Wonderful strips!
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Format: Paperback
I am a major fan of "Pearls Before Swine". Since the death of Charles Schulz ("Peanuts"), the retirement of Bill Watterson ("Calvin and Hobbes"), and the semi-retirement of Bill Amend ("Foxtrot"), there isn't a whole lot of inventiveness, creativity, and originality happening in the comics. The local papers around this area don't yet publish "Cul de Sac" or "Lio". Luckily, they all publish "Pearls Before Swine". Though the strip is full of witty puns, one-liner, and extensive verbal gags, the strip works best in three situations: anything to do with the Crocs, anytime the strip breaks the "rules" of comics (for instance stepping outside of the panel, bringing characters from other strips inside the Pearls world, etc.), and when the strip has a longer storyline. There's a little bit of each in LARRY IN WONDERLAND which features strips that originally ran from Aug. 24, 2009 to May 23, 2010. In this collection the Crocs try to invade Zebra's house and capture him in a variety of ways from taking a television customer satisfaction survey to climbing a ladder to becoming census workers. Other comics that are parodied in the collection include "Love Is...", "Family Circus", and "Barney Google and Snuffy Smith". A few of the longer storylines in this collection include the Crocs attempt to kill The Google, the Larry in Wonderland storyline, and Rats campaign to get Ziggy to put on pants. LARRY IN WONDERLAND is a book that will be enjoyed by any "Pearls Before Swine" fan and anyone who enjoys great comic strips.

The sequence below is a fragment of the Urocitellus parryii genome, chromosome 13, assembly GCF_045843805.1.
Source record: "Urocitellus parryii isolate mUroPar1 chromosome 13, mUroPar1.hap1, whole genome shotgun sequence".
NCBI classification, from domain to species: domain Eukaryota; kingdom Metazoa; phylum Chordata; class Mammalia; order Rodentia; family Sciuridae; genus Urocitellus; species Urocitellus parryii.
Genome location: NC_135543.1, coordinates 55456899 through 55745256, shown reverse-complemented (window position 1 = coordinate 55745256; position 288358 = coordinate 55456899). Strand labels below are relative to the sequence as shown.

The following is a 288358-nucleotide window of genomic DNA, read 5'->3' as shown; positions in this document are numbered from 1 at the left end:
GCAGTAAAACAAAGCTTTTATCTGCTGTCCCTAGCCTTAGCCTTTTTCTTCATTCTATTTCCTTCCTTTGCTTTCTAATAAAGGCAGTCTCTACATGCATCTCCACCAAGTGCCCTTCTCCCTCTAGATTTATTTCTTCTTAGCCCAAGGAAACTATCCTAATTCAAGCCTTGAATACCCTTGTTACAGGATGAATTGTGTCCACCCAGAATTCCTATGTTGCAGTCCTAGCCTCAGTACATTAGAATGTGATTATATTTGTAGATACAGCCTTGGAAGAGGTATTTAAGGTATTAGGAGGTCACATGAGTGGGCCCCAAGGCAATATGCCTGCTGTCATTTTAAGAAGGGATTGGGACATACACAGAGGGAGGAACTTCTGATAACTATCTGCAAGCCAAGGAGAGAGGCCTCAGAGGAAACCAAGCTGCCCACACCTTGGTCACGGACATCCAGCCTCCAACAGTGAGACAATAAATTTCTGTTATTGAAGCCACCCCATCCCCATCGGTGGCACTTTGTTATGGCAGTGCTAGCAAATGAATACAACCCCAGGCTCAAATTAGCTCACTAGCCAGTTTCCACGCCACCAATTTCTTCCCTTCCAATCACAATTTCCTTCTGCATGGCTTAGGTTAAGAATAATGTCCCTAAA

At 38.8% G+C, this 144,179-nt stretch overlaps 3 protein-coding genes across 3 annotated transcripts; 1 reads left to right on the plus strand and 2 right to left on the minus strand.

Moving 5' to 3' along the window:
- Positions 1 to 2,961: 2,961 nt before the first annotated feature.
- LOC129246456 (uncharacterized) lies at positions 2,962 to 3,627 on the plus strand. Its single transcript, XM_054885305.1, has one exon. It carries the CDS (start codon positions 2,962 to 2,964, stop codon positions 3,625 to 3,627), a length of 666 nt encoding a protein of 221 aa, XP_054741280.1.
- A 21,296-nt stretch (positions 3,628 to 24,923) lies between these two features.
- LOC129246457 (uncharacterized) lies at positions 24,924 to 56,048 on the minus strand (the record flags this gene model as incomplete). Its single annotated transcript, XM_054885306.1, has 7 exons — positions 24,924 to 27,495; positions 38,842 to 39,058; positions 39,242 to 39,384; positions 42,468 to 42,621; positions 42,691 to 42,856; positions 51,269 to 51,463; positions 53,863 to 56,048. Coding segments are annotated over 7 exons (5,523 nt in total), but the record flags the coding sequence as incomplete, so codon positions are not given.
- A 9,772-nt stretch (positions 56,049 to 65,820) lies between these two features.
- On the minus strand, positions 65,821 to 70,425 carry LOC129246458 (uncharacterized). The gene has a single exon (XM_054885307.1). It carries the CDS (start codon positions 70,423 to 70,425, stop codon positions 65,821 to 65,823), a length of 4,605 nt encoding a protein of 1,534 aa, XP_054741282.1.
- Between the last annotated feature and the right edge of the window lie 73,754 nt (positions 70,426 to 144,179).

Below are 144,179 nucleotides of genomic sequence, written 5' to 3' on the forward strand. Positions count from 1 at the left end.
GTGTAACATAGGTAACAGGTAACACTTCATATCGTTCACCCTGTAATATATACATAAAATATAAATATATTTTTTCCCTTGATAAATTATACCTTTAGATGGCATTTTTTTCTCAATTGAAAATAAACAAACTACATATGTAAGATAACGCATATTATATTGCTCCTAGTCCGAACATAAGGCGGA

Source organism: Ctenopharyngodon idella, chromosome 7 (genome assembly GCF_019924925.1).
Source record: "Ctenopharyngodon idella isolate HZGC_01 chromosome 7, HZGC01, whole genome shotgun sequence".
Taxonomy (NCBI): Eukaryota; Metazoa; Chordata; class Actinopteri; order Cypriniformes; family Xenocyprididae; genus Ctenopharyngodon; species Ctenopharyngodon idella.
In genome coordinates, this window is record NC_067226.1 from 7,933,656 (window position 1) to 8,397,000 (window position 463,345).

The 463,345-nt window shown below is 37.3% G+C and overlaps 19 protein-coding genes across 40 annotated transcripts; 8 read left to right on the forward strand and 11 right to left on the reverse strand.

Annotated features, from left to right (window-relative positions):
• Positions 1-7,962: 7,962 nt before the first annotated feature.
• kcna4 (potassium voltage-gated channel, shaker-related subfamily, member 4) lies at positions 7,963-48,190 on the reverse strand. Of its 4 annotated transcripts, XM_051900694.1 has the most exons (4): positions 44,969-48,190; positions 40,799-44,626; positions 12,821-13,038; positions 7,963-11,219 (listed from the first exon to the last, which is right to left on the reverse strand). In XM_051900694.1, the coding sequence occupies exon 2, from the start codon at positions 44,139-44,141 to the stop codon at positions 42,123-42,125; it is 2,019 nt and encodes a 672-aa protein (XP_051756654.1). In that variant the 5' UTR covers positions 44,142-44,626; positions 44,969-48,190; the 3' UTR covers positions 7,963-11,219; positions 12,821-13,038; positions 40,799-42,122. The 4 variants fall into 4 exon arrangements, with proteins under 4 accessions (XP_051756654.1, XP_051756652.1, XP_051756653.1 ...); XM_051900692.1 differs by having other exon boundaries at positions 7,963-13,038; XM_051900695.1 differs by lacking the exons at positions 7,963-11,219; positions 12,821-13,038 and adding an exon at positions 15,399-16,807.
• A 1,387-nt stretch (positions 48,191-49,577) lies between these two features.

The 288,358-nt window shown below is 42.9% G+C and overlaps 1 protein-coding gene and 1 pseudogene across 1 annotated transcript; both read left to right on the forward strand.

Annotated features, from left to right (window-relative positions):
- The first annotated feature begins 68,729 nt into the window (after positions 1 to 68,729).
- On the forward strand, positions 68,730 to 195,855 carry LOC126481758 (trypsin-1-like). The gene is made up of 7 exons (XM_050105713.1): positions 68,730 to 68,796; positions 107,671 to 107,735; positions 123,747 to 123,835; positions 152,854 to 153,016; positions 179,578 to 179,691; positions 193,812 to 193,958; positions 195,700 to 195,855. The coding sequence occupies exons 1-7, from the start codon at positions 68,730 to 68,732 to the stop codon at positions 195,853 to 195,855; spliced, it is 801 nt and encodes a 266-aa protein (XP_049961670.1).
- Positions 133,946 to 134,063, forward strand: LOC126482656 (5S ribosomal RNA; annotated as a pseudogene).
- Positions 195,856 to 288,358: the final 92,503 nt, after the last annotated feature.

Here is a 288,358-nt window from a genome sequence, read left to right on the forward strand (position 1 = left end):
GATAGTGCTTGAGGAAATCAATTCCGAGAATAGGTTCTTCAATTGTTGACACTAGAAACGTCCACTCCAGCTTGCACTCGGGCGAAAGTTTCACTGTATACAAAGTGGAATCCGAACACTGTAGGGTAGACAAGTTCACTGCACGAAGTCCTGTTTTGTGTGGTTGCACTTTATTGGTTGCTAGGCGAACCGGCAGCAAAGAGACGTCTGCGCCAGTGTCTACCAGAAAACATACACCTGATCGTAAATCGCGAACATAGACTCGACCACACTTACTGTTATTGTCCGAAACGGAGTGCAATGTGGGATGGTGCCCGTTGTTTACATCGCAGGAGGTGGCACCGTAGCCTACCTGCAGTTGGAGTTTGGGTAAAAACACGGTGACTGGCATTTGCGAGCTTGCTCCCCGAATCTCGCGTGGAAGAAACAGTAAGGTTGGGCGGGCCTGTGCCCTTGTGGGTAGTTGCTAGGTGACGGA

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I have been informed that Pearls is an acquired taste, which I am fortunate enough to have acquired.

Between the elaborate puns and very decided personalities of the characters, I am a devoted fan and own several of the collections, which are frequently reread.

My introduction to this strip was when Pig's front yard nativity had been stolen and he was going door to door to his neighbors, asking them if they had found Jesus.

How can anyone not find that funny?

Pig's cheerful cluelessness, Rat's nastiness, Goat's all too wise frustration, as well as the stupidity of the male Crocodiles in their many aborted plans to eat Zebra. What's not to love?